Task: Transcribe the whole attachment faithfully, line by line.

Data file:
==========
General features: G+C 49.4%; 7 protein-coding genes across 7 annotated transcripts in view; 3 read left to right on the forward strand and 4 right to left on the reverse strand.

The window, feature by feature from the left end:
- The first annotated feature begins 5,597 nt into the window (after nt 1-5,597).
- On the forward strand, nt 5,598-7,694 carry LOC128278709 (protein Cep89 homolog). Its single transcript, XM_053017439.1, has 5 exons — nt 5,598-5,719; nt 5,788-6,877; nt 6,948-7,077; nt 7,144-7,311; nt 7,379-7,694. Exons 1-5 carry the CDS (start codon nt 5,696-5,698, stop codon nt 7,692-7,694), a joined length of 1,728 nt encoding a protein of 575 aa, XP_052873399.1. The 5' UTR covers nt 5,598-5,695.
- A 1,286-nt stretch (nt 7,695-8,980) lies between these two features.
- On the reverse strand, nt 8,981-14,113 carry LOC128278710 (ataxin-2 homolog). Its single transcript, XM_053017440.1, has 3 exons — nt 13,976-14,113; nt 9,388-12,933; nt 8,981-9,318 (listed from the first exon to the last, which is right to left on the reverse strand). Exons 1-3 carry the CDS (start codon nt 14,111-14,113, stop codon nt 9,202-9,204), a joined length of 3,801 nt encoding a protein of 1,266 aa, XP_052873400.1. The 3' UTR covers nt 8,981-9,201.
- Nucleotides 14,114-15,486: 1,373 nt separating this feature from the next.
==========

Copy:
General features: G+C 49.4%; 7 protein-coding genes across 7 annotated transcripts in view; 3 read left to right on the forward strand and 4 right to left on the reverse strand.

The window, feature by feature from the left end:
- The first annotated feature begins 5,597 nt into the window (after nt 1-5,597).
- On the forward strand, nt 5,598-7,694 carry LOC128278709 (protein Cep89 homolog). Its single transcript, XM_053017439.1, has 5 exons — nt 5,598-5,719; nt 5,788-6,877; nt 6,948-7,077; nt 7,144-7,311; nt 7,379-7,694. Exons 1-5 carry the CDS (start codon nt 5,696-5,698, stop codon nt 7,692-7,694), a joined length of 1,728 nt encoding a protein of 575 aa, XP_052873399.1. The 5' UTR covers nt 5,598-5,695.
- A 1,286-nt stretch (nt 7,695-8,980) lies between these two features.
- On the reverse strand, nt 8,981-14,113 carry LOC128278710 (ataxin-2 homolog). Its single transcript, XM_053017440.1, has 3 exons — nt 13,976-14,113; nt 9,388-12,933; nt 8,981-9,318 (listed from the first exon to the last, which is right to left on the reverse strand). Exons 1-3 carry the CDS (start codon nt 14,111-14,113, stop codon nt 9,202-9,204), a joined length of 3,801 nt encoding a protein of 1,266 aa, XP_052873400.1. The 3' UTR covers nt 8,981-9,201.
- Nucleotides 14,114-15,486: 1,373 nt separating this feature from the next.